Yom Kippur is the Day of Atonement. It commemorates the day that the High Priest went beyond the veil with the blood of the sacrificed lamb. There he sprinkled the blood on the Mercy seat before the very presence of God. In times of old, one High Priest serving our one God in His one Temple on His one holiest day on behalf of His one people elicited God’s atonement for the entire world.
From those days to today, this date, known as the Day of Atonement, is annually observed as a commemoration of our special relationship with God. This is a day when we are called to connect the very essence of our being, our inmost spirit, with God’s presence drawn close to receive the repentance and prayer that we bring to His throne. We come, as the High Priest did, with the blood of the sacrificed Christ that will cover the sin that blights a tortured world.
And while it is the most solemn day of the year, we are also joyful — confident that God will forgive our sins and seal our verdict for a year of life, health, and happiness.
Tradition holds that today one person, with one turn of his or her personal page, doing one good deed, turning from one sin, standing in prayer for others – can also change the course of the entire world for the good. On Yom Kippur, you hold the keys to the world’s future. You have the power to tip the scales for all of humankind. Your good deed, your repentance, your prayer for the world – from the depths of your soul, will penetrate the open Gates of Heaven and will elicit a reciprocal response from our One God.
The Commanded Fast
For nearly twenty-six hours – from an hour before sunset on Tishrei 9 until after nightfall on Tishrei 10 – we “afflict our souls”: we abstain from food and drink, do not wash or anoint our bodies, do not wear leather footwear, and abstain from spousal intimacy. We are likened to the angels, who have no physical needs. Instead of focusing on the physical, we spend our day in the Word of God, engaged in repentance and prayer.
On the day before Yom Kippur, the primary observance is to make wrongs right; give blessing; ask and give forgiveness; giving charity; helping others; and blessing our wives and children.
Before sunset, women and girls light holiday candles, and everyone makes their way to the community gathering for the Kol Nidrei services.
On Yom Kippur
During the fast in the course of Yom Kippur we have five prayer times: 1) Maariv, with its solemn Kol Nidrei service, on the eve of Yom Kippur; 2) Shacharit—the morning prayer; 3) Musaf, which includes a detailed account of the Yom Kippur Temple service; 4) Minchah, which includes the reading of the Book of Jonah.
Finally, in the waning hours of the day, we reach the climax of the holiday: the fifth prayer, the Neilah (“locking”) prayer. The gates of Heaven, which were open all day, will now be closed—with us taking refuge with our God on the inside. During this prayer we have the privilege to come “boldly before the throne of Grace…” in a powerful way. The Holy Ark remains open throughout. The closing Neilah service climaxes in the resounding cries of “Hear O Israel… God is one.” Then joy erupts in song and is followed by a single blast of the shofar, and the proclamation, “Next year in Jerusalem.”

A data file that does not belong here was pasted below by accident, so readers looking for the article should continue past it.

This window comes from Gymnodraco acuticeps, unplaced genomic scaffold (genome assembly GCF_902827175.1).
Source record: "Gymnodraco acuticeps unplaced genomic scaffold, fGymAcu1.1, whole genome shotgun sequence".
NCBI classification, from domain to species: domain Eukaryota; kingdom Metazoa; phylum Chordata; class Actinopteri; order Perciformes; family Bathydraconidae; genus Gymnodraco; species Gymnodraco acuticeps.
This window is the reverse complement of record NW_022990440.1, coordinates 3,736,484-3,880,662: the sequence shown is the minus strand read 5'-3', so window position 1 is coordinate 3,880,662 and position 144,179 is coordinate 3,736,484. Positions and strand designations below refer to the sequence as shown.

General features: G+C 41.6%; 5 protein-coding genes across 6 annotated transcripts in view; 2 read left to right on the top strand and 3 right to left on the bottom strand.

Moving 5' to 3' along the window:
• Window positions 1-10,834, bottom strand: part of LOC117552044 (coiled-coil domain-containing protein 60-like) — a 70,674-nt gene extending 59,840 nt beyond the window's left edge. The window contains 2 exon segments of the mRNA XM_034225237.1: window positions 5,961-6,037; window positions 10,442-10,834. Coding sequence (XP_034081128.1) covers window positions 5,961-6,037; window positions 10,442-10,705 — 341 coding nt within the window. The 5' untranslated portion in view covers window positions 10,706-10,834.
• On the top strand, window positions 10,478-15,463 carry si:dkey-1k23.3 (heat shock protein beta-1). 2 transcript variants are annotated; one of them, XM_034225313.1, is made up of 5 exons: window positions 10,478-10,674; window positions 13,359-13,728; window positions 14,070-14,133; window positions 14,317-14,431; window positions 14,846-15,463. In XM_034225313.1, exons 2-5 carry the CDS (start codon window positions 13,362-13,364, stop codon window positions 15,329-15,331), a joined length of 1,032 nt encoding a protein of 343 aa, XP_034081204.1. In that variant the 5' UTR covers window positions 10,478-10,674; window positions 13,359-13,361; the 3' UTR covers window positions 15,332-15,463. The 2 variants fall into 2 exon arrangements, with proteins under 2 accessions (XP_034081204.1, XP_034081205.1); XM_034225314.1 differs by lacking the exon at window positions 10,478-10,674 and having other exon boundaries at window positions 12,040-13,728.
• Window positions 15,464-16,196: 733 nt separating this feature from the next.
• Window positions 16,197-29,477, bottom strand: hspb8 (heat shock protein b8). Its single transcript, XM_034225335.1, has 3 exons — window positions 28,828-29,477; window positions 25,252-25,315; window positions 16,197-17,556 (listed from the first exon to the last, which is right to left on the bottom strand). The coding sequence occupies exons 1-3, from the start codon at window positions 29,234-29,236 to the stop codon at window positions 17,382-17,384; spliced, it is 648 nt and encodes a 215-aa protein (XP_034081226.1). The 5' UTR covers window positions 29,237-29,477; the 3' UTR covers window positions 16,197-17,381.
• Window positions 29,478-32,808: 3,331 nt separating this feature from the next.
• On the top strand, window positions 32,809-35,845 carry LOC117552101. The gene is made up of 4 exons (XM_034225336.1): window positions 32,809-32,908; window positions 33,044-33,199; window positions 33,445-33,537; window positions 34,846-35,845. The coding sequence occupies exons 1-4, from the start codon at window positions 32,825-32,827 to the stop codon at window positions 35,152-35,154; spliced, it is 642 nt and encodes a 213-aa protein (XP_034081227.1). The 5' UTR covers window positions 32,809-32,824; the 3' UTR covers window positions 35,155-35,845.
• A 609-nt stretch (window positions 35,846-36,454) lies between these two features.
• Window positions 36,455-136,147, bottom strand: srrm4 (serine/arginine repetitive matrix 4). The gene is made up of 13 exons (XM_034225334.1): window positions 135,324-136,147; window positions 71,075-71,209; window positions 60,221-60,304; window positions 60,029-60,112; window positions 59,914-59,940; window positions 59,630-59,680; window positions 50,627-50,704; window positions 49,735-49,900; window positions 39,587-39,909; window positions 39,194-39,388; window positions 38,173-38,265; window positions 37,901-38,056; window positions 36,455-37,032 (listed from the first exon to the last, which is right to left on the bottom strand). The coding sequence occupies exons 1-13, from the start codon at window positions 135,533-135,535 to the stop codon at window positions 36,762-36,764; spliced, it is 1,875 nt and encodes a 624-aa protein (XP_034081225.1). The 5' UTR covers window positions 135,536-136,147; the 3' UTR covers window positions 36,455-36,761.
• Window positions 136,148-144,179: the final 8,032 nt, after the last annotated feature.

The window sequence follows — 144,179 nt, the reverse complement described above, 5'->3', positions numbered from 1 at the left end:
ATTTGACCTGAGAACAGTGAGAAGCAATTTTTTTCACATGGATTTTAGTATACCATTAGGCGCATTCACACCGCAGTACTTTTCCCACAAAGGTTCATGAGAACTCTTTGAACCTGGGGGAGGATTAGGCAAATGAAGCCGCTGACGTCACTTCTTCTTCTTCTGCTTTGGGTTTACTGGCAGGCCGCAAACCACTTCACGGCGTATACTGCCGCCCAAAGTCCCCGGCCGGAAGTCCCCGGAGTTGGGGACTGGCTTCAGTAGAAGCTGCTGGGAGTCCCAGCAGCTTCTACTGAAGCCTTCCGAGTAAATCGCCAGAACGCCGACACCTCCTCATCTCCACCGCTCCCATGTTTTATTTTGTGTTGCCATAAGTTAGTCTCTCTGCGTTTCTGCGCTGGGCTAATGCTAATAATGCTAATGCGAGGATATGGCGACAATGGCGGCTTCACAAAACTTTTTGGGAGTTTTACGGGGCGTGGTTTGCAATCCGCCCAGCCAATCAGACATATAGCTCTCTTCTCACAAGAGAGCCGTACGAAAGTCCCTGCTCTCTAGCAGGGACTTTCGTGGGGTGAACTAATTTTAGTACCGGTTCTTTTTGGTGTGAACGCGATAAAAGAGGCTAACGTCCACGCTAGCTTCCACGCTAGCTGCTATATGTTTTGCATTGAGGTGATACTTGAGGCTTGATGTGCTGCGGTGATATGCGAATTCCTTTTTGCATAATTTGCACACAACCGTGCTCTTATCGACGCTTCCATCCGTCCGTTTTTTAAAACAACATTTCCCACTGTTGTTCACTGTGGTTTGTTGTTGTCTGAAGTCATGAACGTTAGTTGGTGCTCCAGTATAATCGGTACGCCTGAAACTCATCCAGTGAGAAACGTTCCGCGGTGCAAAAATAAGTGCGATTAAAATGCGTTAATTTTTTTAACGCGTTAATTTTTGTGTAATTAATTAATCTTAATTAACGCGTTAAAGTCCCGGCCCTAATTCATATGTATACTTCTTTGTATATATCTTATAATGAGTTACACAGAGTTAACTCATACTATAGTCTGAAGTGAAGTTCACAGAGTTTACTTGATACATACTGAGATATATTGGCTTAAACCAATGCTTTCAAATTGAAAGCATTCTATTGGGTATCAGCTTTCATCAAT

After the fast we partake of a festive after-fast meal, making the evening after Yom Kippur a Yom Tov (festival) in its own right. We immediately begin to lay plans for the next holiday, the Feast of Tabernacles, and its special mitzvah: the construction of the sukkah.
Yom Kippur is one of the festivals on God’s calendar that Jesus hasn’t personally fulfilled. Not yet! But those of us who know the New Testament know that Jesus has personally fulfilled three of the seven Feasts of the Lord, and on the very day of God’s calendar. This shows us that, with the Fall Feasts, we are celebrating a day in history that is past, but also a day in history that is still in the future. We are looking forward on this day to the day when Jesus will personally fulfill it – the day He will return in righteousness and judge his enemies. This is the Great and Terrible Day of the Lord! This is also Yom Kippur. We know that on that day we who have taken refuge in Him will stand with Him as He defeats His enemies, sets up His throne in the earth, and prepares to rule and reign for a thousand years. What an awesomely momentous day that will be!
So remember that it is important to draw near to God on this day. Remember that Yom Kippur is different from all other days. It is a day of commanded repentance, a day of commanded prayer; the one day God has commanded us to fast and pray for our sin and the sin of the world. On Yom Kippur we remember that one person can change the course of the entire world for the good. On Yom Kippur, one person can hold the keys to the world’s future. Like the High Priest of old: one person, coming before God in humility, bearing the blood of the sacrifice, bringing prayers and supplications, can make the crucial difference for the whole world. We know that High Priest is Jesus, standing in intercession before the throne of God. But on this day of all days we are invited to come and take part in His redemption, bringing our prayers and supplications for the world – and God will hear.
Yom Kippur is October 7 & 8, 2011.